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Fourth-quarter growth slower than expected

Economists derive a figure of 6.4 per cent based on full-year growth of 7.5 per cent

THE Singapore economy appears to have slowed more than expected.

In his New Year address yesterday, Prime Minister Lee Hsien Loong said gross domestic product (GDP) – economic output – had expanded by 7.5 per cent last year.

Private sector economists have calculated that this means the economy grew by 6.4 per cent in the fourth quarter, from a year earlier. While that is still very robust growth, it follows sizzling expansion of nearly 8 per cent in the first nine months.

The derived fourth-quarter figure is below a median forecast of 7.7 per cent taken from a poll by Bloomberg of 15 market economists.

The economy roared ahead by 9.4 per cent in the July-to-September quarter.

‘Most people were expecting fourth-quarter growth to be around 8 per cent. The latest figure shows the economy is likely to have contracted from the third to the fourth quarter,’ said Standard Chartered Bank economist Alvin Liew.

A major letdown came from drug manufacturers, which dragged down overall industrial performance, said economists.

In addition, the financial services sector, one of the stars of Singapore’s economic boom for much of last year, was likely to have been hit by the global credit crunch, said DBS Bank economist Irvin Seah.

‘After the sub-prime crisis surfaced in August, there was a bit of recovery, but the underlying fear remains.

Volatility and fear still rule the financial markets,’ said Mr Seah.

Economists widely expect the slowdown to become more pronounced this year.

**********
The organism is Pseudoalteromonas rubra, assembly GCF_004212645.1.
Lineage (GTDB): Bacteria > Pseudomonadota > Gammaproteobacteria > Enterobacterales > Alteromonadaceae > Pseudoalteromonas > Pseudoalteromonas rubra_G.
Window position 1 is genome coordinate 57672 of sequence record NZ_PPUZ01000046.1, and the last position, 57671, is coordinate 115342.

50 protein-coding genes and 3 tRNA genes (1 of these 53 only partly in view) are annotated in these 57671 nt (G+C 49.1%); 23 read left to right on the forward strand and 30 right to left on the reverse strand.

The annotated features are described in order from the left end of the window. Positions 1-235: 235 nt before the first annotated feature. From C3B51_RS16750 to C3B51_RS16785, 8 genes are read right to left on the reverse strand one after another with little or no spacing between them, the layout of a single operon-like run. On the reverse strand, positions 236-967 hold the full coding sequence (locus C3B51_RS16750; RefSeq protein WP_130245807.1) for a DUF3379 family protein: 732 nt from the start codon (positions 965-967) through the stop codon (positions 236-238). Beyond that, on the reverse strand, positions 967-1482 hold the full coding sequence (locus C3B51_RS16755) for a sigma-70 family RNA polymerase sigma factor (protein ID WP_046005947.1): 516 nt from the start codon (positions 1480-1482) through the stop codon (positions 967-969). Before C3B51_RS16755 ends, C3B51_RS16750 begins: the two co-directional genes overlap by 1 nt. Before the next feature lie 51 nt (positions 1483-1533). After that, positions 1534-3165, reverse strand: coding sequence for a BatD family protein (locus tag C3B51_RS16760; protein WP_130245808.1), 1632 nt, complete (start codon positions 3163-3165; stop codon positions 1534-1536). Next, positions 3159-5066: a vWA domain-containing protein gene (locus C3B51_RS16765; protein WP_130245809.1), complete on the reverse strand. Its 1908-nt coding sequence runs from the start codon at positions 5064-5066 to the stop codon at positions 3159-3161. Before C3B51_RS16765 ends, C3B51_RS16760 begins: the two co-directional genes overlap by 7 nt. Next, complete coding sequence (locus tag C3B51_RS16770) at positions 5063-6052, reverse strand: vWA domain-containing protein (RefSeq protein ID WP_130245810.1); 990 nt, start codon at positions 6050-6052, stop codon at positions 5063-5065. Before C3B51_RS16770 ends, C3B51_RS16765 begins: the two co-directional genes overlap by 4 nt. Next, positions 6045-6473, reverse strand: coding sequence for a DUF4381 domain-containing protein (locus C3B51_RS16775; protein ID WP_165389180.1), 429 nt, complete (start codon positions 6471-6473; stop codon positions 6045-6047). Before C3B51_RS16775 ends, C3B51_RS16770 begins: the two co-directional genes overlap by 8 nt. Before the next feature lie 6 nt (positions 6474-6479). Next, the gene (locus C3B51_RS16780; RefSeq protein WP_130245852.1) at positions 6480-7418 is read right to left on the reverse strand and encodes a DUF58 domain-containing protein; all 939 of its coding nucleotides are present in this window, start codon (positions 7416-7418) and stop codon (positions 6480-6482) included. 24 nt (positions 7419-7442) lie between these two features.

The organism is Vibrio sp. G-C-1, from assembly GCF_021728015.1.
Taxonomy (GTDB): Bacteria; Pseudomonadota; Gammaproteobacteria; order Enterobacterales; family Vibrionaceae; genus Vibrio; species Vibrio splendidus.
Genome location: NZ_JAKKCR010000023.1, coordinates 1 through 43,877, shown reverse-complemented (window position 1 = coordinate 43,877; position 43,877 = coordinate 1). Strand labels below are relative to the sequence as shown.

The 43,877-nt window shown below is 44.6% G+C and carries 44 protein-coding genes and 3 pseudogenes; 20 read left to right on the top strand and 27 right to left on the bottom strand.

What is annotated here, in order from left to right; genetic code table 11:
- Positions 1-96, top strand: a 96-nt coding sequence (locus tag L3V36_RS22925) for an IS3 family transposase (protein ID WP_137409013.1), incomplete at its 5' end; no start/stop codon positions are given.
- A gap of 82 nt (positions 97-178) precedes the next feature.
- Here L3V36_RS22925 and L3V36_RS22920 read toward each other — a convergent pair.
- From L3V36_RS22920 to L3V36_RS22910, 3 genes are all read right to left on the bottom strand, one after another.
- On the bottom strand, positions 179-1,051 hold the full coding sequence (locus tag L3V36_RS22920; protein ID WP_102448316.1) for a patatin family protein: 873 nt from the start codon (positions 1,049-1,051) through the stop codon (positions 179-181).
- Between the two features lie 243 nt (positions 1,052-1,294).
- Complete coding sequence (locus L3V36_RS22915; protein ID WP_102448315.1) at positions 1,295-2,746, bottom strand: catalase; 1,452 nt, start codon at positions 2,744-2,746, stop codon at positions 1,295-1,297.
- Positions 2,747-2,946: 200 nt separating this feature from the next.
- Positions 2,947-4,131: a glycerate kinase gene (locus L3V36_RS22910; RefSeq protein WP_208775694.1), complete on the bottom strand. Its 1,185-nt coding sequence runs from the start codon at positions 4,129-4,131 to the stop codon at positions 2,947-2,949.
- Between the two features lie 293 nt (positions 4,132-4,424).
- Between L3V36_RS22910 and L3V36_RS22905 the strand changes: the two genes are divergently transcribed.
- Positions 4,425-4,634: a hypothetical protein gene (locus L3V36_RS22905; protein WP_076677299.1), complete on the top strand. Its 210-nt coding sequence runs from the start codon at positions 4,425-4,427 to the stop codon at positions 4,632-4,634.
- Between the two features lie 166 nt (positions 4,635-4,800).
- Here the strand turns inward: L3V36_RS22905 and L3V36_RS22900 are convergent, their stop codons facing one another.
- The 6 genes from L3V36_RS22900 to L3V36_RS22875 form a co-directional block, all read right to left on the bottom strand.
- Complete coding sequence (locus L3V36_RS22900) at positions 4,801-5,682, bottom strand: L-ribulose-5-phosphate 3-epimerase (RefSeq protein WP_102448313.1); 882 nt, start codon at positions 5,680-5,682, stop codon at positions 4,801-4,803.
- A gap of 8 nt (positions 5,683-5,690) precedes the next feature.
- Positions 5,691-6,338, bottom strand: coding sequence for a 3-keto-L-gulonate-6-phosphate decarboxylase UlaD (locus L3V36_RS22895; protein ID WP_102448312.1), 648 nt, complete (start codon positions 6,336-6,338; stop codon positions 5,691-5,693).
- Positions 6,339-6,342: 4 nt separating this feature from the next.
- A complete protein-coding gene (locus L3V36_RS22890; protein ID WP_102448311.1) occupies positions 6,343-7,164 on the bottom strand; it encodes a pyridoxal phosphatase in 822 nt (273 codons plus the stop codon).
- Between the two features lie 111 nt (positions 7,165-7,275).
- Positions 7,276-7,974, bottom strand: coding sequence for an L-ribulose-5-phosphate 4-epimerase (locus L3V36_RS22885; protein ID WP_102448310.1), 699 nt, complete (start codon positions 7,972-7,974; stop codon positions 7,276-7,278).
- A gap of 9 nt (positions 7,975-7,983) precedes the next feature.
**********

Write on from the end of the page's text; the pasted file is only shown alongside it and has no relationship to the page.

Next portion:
Besides a less-than-rosy growth outlook, there is also an added headache to grapple with: inflation.

‘In previous years, we had a fairy tale sort of economy, with very high growth and incredibly low inflation. But the boom cycle has turned,’ said Citigroup economist Chua Hak Bin.

After enjoying above-trend growth for a few years, the supply crunch has hit home, he said. ‘There is a real likelihood of inflation hitting 6 per cent in January.’

Inflation, which reached a 25-year high of 4.2 per cent in November, will be a key worry in the new year, said United Overseas Bank economist Ho Woei Chen. ‘With the substantial hike in taxi fares, and food supply prices still rising, we could see inflation average 5 per cent throughout 2008,’ she said.

Economists said there was also a risk of ‘second-round’ effects of inflation. Workers will probably demand higher wages to make up for higher living costs, Ms Ho said. ‘But with the economy slowing down, employers are less likely to raise salaries by too much.’

Mr Seah of DBS agreed: ‘We are likely to see a period of higher inflation and slower growth.’ But in the longer term, this would not persist, as the underlying fundamentals of Singapore’s economy remain strong, he added.

On the jobs front, the new year will probably not bring about the same bumper jobs growth seen last year.

However, massive jobs cuts announced by beleaguered financial giants are not likely to hit Singapore’s redhot financial services sector severely, Mr Liew said.

‘Asia remains a growth area for banks. In the 2001 slowdown, major banks slashed jobs in the region, only to have to rehire aggressively and pay much more when things got better,’ he said, arguing that employers will not repeat the same mistake.

‘It’s a good finish for 2007,’ said Dr Chua of the latest GDP figures. ‘But the challenges for 2008 will be a lot more.’


Source: The Straits Times 1 Jan 08


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